I would like to add my two cents to the Chris Rock monologue controversy. For me, he missed the mark in his monologue and missed the opportunity to shed light on the real problem of exclusion of black people and people of color in Hollywood. Many people have commented that as long as his monologue was funny nothing else mattered. I disagree. Being a comic, I know making people laugh is the bare minimum of comedy. But when you’re a good or great comic you express a viewpoint within your comedy. Chris Rock has always done that. His comedy sets are simply persuasive speeches with jokes included. So as a viewer, you can be entertained by a joke and still agree or disagree with the premise behind the joke.
There are two premises that bothered me.
The first, when he speculated on the timing of the boycott.
“Now the thing is, why we protesting?
That’s the big question.Why this Oscars?”
In all of the 88 years the Oscars have been going on, why now? he queried. He then contrasted that question, with the 50’s and 60’s era Black struggle for civil rights, when there were no protest of the Oscars.
“And black people did not protest.
Because we had real things to protest at the time.”
Comparing the struggle of the civil rights movements to that of the boycott of the Oscars infers that any protests, that doesn’t involve securing our immediate physical safety is a petty matter.
I feel a better question, would have been:
“Why not now?”
It’s 2016, and POC are still fighting for inclusion in Hollywood. The truth is the civil rights movement, blacklivesmatter and boycott of the Oscars are branches of the same tree: The fight for equality.The blackout at the Oscars is indicative of what’s happening in Flint and Ferguson. The same system that doesn’t hire black talent in their movies, is the same system that willfully and stubbornly neglects to see black people as equals, therefore this system can easily dismiss us from acting roles, our civil liberties and our right to exist.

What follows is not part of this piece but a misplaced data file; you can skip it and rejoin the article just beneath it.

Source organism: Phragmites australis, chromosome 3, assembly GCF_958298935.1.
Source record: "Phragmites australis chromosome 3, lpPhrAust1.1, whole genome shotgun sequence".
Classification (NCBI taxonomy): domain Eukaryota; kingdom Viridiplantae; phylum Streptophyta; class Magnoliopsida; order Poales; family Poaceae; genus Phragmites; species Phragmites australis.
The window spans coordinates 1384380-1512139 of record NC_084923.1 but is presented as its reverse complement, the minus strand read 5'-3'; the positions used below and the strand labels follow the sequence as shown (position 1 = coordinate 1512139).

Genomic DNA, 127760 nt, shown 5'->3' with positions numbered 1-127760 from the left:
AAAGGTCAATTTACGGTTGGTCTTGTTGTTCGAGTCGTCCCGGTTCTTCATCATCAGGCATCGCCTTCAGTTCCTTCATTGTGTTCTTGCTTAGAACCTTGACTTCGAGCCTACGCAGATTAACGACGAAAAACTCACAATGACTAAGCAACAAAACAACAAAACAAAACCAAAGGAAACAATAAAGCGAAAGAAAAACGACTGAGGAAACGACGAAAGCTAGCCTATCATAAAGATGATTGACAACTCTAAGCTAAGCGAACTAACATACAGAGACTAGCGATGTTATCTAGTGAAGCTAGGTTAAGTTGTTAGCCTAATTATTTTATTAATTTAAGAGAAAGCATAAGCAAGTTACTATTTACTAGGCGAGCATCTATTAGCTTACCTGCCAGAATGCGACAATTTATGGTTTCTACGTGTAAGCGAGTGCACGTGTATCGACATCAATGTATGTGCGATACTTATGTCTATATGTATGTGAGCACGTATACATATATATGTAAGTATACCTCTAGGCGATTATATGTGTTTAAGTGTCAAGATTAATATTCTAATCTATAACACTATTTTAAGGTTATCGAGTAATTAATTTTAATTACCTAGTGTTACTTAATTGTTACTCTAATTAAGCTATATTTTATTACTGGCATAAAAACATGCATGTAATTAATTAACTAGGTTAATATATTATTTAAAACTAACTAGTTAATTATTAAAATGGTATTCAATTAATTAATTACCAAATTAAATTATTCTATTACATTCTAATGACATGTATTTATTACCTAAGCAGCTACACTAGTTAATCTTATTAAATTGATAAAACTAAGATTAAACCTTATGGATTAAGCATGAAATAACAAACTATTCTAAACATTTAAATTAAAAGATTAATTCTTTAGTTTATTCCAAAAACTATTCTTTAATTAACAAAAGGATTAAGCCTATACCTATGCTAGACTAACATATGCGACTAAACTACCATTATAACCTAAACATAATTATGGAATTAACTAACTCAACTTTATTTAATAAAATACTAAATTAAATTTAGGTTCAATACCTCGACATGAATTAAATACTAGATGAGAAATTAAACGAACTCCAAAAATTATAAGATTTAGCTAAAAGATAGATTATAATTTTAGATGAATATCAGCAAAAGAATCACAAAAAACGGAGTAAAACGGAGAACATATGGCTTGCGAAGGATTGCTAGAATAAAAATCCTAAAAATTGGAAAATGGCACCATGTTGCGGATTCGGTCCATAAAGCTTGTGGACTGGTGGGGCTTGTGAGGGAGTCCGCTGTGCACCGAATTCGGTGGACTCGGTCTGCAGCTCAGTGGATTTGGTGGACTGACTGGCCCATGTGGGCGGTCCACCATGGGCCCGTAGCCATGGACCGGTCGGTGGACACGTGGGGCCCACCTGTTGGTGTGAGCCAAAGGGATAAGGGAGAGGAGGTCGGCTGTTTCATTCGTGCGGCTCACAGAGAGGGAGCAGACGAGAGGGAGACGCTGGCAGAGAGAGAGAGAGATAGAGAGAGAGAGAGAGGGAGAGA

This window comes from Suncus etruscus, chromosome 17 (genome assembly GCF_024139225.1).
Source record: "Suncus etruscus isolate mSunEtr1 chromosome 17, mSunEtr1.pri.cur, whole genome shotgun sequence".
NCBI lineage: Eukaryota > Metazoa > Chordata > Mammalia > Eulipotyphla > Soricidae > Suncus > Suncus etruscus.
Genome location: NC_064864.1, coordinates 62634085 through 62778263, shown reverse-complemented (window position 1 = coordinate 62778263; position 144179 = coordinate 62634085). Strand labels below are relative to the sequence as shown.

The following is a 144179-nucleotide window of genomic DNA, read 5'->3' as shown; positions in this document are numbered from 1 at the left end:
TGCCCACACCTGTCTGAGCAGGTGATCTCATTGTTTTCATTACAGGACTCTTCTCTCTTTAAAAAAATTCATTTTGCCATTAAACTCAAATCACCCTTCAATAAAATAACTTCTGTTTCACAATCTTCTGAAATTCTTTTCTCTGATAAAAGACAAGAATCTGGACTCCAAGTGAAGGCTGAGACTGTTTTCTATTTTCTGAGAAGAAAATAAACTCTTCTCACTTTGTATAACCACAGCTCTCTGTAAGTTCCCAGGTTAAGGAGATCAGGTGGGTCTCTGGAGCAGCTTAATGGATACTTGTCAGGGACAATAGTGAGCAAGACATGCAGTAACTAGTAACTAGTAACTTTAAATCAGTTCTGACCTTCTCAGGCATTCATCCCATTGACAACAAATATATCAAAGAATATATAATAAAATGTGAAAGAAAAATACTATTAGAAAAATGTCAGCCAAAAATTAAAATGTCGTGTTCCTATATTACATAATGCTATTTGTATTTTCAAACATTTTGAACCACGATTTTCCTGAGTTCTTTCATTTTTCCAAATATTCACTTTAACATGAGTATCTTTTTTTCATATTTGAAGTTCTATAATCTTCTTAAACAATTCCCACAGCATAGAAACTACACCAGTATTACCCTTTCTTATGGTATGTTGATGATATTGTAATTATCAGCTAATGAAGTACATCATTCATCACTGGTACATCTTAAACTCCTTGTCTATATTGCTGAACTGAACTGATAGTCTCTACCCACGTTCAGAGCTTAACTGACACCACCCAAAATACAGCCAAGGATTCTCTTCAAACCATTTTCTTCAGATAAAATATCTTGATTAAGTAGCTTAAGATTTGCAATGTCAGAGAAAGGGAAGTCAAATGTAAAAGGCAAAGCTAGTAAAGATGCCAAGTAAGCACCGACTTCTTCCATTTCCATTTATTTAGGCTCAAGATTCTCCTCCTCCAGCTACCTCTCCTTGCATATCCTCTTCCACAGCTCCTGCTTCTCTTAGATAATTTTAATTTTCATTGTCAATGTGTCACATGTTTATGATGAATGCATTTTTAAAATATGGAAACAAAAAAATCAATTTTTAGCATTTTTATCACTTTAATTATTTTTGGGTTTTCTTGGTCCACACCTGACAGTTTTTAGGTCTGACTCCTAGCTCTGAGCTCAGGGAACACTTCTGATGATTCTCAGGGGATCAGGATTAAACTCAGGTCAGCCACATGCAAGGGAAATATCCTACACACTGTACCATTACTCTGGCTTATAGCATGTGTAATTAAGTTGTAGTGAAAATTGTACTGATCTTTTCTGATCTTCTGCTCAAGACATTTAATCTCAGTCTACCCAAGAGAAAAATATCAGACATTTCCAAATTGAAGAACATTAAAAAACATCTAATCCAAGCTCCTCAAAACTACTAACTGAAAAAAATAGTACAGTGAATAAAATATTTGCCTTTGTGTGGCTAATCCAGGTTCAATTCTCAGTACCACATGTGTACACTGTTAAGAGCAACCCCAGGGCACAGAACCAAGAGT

Secondly, I was disappointed with Chris’s choice to throw Jada and Will Smith under the bus.
“Jada says she’s not coming.
Protesting. I’m like, “Isn’t she on a TV show?”Jada’s gonna boycott the Oscars? Jada boycotting the Oscars is like me boycotting Rhianna’s panties.
I wasn’t invited.”
His contention that Jada’s status as a tv actor, somehow invalidates her right to boycott a MOVIE awards show. She is an actor. She has a vested interest in wanting the equitable distribution of opportunity in her chosen field of endeavor. Who doesn’t want equality at their workplace? And the joke directed at Will Smith was a backhanded “STFU”!
“I get it. You get mad. Said it’s not fair that Will was this good and didn’t get nominated. You’re right. It’s also not fair that Will was paid $20 million for ‘Wild Wild West,’ OK?”
This implies Will Smith is too rich to protest an unfair system, without the context of most of the white people in the room were rich. Does Will, as a black man have to feel somehow beholden and satisfied because of his wealth and success but not the other (white) people in the room? What does his wealth matter? Shouldn’t every actor whether rich or poor, black or white be given the opportunity to be the best actor they can be?
There were funny moments in the monologue that I enjoyed. The jokes about women on the red carpet, “AskHerMore” and the summation and answer to the question, “Is Hollywood racist?” were extremely funny and standout premises
But overall, Chris Rock’s monologue’s implications were basically, “boycotting the Oscars is petty. Things are changing. Let’s just wait it out”
But during a time when POC are still fighting racism, institutionalize racism and fighting changes and policy changes within these systems, even with all the laughter Chris provided throughout the night, it was still a disturbing message to send.
Stand up comedy, black female comedian, blogs for women, funny blogs, love and relationships, dating, living single, pop culture blogs, female comedian, comedian-pat-brown